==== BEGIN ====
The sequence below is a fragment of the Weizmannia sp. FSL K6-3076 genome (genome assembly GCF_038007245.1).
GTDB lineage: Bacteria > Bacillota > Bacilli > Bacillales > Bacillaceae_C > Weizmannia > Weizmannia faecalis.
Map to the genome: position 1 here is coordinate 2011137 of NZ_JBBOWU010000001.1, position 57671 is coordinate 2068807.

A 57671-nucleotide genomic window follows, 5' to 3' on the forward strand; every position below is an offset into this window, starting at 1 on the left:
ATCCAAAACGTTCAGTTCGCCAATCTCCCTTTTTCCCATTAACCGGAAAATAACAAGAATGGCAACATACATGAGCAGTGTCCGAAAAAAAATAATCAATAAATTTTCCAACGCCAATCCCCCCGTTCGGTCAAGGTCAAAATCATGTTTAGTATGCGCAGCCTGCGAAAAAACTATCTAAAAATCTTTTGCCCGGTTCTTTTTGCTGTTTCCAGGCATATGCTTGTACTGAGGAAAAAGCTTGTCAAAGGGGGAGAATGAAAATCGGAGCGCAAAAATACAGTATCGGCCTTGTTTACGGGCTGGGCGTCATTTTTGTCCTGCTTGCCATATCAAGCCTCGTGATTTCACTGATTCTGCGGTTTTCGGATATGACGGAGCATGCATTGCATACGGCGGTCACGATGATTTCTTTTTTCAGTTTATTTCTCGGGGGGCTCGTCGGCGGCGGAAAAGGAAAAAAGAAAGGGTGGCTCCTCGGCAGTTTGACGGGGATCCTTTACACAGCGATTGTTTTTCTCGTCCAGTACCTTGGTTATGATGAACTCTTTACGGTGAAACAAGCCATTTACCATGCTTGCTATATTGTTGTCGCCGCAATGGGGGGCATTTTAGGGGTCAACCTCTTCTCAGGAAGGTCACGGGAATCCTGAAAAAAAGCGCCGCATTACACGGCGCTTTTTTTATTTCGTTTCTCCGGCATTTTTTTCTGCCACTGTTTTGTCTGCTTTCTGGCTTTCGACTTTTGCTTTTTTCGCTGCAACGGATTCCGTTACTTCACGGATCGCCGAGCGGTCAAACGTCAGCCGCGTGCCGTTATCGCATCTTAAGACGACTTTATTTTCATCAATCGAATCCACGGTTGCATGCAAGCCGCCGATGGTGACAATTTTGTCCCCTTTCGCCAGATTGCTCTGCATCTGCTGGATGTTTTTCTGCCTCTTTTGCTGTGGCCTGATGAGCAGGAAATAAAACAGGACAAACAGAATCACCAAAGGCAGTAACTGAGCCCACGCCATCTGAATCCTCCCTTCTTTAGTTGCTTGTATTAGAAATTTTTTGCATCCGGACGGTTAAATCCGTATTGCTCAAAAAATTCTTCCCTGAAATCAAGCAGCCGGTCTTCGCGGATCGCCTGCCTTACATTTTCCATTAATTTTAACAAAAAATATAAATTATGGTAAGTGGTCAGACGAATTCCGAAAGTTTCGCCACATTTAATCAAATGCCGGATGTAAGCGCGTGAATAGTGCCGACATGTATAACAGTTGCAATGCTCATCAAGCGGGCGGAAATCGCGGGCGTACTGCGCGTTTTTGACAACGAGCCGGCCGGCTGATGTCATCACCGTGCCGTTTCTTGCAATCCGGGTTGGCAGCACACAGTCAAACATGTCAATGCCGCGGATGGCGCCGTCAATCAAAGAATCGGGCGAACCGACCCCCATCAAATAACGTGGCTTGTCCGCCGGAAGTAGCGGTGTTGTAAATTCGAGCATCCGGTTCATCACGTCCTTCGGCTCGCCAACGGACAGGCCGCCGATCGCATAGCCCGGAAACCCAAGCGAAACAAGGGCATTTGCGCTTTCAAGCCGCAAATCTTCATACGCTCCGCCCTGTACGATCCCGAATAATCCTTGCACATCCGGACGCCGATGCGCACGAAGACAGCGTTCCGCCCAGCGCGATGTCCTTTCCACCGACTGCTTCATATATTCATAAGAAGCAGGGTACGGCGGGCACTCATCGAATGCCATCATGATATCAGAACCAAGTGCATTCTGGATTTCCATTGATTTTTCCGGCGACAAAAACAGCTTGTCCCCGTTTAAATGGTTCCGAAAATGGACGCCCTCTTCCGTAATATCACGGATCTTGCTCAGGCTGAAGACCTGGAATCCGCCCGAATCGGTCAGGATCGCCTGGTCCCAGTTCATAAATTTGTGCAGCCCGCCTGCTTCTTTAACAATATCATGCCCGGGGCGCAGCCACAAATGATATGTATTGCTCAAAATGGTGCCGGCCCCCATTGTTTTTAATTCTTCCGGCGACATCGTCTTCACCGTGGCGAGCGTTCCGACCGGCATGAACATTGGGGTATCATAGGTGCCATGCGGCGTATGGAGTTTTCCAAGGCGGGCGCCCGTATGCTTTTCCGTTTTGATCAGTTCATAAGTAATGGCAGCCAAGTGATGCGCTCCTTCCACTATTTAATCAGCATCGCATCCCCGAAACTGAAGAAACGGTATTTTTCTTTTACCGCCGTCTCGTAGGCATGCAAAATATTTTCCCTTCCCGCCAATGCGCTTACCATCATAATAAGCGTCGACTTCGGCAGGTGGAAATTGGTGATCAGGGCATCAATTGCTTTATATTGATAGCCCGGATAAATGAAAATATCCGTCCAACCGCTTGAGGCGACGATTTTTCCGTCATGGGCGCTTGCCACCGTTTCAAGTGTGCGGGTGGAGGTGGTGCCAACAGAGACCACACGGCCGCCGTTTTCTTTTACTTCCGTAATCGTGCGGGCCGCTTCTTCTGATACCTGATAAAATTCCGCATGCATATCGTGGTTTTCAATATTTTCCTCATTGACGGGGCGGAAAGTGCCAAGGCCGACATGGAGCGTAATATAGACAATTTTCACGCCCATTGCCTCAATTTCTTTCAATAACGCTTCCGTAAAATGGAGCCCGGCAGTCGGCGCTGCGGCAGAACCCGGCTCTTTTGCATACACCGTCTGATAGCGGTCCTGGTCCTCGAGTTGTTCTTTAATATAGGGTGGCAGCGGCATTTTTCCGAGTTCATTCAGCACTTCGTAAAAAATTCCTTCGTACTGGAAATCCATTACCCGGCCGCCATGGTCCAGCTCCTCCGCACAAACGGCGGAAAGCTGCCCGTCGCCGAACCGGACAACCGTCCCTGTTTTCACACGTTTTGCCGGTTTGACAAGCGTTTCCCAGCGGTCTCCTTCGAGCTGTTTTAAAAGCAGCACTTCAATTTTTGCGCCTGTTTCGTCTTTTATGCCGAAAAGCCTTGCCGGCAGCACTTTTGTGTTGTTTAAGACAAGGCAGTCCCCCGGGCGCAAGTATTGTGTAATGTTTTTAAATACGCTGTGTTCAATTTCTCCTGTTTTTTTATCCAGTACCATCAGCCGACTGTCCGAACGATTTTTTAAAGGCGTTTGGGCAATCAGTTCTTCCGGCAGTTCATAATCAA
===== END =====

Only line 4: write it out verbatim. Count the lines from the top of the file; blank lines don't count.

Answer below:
A 57671-nucleotide genomic window follows, 5' to 3' on the forward strand; every position below is an offset into this window, starting at 1 on the left: